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Difference between lake and lagoon

Lakes, lagoons, rivers, ponds, seas or oceans. It is not surprising that we have so many names to talk about the accumulations of water in its different forms if we take into account that the surface of our planet is covered by water in about 70% of the total.

When observing the planet we can have many doubts, for example, what makes a lake and lagoon different. Knowing our environment is essential to enjoy it, learn to take care of it and give it the value it deserves. In this article we will explain the difference between lake and lagoon , as well as explain the characteristics of these water accumulations.

 

What is a lake

Lakes are bodies of water, mostly sweet, which can have a large extension and are separated from the sea. The water in the lakes can come from rivers and streams, groundwater or rain. But not only do they have a water inlet, they also have exits in the form of rivers or outlets to the sea , so the water is never stagnant but there is a current although it is often not noticeable.

At this point it should be noted that those very large lakes that do not have access to the sea can also be known as closed sea, a classic example is the Caspian Sea, which is actually a lake.

 

What is a lagoon

Lagoons are natural deposits of water separated from the sea, shallow and whose waters are usually salty or brackish. As a result of its shallow depth and its sedimentation, the lagoons are usually places where there is a lot of vegetation and a great fauna. Unlike lakes, where only plants grow on the margins, the lagoon can contain plants with roots in all their extension.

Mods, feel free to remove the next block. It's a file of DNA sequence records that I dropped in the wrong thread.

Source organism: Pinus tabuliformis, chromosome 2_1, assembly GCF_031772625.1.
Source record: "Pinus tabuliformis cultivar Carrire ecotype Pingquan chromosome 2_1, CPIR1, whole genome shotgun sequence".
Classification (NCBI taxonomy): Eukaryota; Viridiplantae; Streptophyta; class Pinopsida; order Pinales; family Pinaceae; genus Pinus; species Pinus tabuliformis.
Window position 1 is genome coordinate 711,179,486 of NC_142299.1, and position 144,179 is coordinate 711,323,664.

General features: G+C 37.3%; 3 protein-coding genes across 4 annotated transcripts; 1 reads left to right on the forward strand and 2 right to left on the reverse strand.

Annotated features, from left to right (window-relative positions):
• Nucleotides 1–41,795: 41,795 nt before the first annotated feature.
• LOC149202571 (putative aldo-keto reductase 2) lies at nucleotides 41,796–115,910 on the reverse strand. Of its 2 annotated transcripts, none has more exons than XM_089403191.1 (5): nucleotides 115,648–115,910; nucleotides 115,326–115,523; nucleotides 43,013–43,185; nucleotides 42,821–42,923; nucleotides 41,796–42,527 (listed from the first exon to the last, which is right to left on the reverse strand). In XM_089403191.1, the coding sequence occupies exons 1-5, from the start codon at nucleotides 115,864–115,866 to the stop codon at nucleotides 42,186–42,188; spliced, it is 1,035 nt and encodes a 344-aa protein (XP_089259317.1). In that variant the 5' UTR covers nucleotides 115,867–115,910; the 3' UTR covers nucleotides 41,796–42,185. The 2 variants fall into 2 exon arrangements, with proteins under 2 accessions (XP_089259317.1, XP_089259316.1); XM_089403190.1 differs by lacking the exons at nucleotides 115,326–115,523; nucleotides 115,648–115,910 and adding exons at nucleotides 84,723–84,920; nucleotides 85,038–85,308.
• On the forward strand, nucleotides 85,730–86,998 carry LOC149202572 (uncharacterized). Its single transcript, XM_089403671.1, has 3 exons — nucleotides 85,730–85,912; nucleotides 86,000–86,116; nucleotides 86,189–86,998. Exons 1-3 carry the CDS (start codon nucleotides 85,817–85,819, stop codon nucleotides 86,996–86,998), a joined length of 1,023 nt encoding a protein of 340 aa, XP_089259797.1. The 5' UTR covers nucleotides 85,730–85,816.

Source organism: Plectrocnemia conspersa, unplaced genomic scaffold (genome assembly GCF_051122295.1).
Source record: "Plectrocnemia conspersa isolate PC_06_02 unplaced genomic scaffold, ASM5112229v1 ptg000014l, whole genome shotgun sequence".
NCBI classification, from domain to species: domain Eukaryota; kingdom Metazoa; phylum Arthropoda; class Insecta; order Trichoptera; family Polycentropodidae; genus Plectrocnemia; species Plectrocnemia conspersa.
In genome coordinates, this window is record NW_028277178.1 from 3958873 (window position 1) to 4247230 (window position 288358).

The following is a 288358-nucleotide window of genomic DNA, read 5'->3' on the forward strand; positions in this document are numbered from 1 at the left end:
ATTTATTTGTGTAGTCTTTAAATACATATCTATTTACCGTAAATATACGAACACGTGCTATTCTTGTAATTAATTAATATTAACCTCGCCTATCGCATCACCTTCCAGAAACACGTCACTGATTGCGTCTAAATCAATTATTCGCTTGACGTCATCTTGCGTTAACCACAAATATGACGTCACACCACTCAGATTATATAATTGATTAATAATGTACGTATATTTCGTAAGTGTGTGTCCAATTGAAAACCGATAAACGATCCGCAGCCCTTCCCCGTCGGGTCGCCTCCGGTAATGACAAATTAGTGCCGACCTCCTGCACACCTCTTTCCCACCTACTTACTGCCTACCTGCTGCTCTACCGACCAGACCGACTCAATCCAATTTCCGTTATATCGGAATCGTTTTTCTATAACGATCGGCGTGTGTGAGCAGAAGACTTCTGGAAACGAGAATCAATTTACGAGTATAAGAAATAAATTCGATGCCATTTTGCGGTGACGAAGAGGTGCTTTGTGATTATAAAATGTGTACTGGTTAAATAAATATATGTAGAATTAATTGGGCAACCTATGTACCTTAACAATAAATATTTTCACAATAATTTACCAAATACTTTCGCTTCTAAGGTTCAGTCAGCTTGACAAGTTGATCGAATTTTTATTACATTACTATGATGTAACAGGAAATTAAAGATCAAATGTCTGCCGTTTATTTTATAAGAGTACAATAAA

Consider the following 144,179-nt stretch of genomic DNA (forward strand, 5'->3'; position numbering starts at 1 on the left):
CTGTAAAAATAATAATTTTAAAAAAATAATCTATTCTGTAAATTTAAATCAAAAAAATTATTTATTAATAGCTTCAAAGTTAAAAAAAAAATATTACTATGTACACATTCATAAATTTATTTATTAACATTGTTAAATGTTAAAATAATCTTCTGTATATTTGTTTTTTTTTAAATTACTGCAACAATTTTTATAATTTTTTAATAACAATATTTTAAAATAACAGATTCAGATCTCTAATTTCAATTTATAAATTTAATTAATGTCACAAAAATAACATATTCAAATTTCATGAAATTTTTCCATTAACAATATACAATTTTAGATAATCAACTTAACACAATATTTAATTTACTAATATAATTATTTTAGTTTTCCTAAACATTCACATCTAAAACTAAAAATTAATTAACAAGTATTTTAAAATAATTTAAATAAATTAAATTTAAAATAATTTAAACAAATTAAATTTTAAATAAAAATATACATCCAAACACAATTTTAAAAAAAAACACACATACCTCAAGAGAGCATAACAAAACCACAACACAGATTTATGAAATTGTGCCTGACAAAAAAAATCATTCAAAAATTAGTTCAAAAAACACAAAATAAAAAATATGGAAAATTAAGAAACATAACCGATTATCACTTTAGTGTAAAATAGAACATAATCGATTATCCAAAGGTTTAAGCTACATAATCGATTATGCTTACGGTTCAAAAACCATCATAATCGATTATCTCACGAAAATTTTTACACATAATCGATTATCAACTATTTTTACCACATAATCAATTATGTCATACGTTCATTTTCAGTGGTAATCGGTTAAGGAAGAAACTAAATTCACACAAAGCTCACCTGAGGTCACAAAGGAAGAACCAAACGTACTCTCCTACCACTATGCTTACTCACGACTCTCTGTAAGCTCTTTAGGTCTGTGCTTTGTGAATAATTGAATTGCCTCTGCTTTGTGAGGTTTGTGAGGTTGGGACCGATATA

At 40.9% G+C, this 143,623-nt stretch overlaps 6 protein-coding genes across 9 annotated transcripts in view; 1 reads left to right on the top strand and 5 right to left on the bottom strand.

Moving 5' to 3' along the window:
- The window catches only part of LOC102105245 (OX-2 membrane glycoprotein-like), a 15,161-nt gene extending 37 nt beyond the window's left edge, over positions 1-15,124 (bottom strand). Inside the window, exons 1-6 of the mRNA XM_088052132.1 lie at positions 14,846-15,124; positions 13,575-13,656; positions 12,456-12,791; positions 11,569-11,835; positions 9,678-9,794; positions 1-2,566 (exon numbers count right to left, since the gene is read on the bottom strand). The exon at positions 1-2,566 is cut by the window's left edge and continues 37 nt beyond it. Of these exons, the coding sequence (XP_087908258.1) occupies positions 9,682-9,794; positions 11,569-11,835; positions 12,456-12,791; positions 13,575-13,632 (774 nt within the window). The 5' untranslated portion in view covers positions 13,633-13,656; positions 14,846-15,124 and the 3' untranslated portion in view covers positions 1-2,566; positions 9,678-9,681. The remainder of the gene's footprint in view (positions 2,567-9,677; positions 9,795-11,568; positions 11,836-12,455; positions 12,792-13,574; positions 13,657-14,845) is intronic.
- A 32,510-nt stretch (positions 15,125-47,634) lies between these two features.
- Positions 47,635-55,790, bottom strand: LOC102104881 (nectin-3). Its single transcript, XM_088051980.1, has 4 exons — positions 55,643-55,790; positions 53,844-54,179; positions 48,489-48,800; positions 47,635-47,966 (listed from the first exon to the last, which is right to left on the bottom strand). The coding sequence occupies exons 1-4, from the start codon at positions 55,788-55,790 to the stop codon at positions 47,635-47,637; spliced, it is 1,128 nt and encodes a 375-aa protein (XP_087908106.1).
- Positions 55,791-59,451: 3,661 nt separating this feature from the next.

Now that we know the definitions of lake and lagoon, we probably still have doubts about their differences. Then we explain them to you so you can understand it perfectly.

Differences between lake and lagoon

In general, the differences between lake and lagoon are 5:

  • The depth
  • If the water is stagnant
  • If they are fresh or salt water
  • The water’s temperature
  • The desgotation

Next, we will explain in detail the differences between lake and lagoon for each of these aspects.

Depth

Although many people believe that a key element is size, the reality is that the most important thing to establish if it is a lake or a lagoon is depth. The shallow depth of the lagoons is an essential difference with the lake. You can not establish clear limits, because these depend on the area and the country. For example, in Spain the limit is marked at 15 meters while in the US the limit depth is 3 meters. Anyway, a lagoon always has little depth, unlike the lake, which is always deeper. That said, it is true that in general the lake is bigger than the lake.

Stagnant water

The lagoon only has water inlet and has no outlet, while the lake has entrances and exits. Obviously, in the lakes, most of the time you enter more water than it leaves – but they would disappear – that is why the feeling of standing water is created when in fact it is not. Unlike these lagoons, they are stagnant bodies of water .

Fresh or salt water

Go ahead that this is not a 100% reliable element, since we find different types of water in both lakes and lagoons, but we can serve as a guiding factor when establishing the differences between lake and lagoon. Said this, in general, the lagoons are saltwater, either because they are on the sea side separated by an arm of land, or because their sedimentation gives them salts that give them this nature. On the other hand, the lakes are usually freshwater .

Water temperature

Related to the point of depth. As the lagoons have very little depth, the sun’s rays heat their waters homogeneously, so all the water has the same temperature. The difference between the lagoon and the lake is that the second one, having more depth, creates different layers of temperature depending on the depth of the water. In general, surface waters are warmer, while casualties are cooler.

Disgotation

As we have already explained, one of the differences between lake and lagoon is that the second ones have no water outlet. This means that when, due to a drought or whatever, the lagoon does not manage to feed on water, it will eventually disappear. But what are the differences between the de-grazing of the lagoon and the lake? While the lagoons evaporate or filter , since there is no water current, the lakes disappear when more water flows to the rivers and streams from which it enters.

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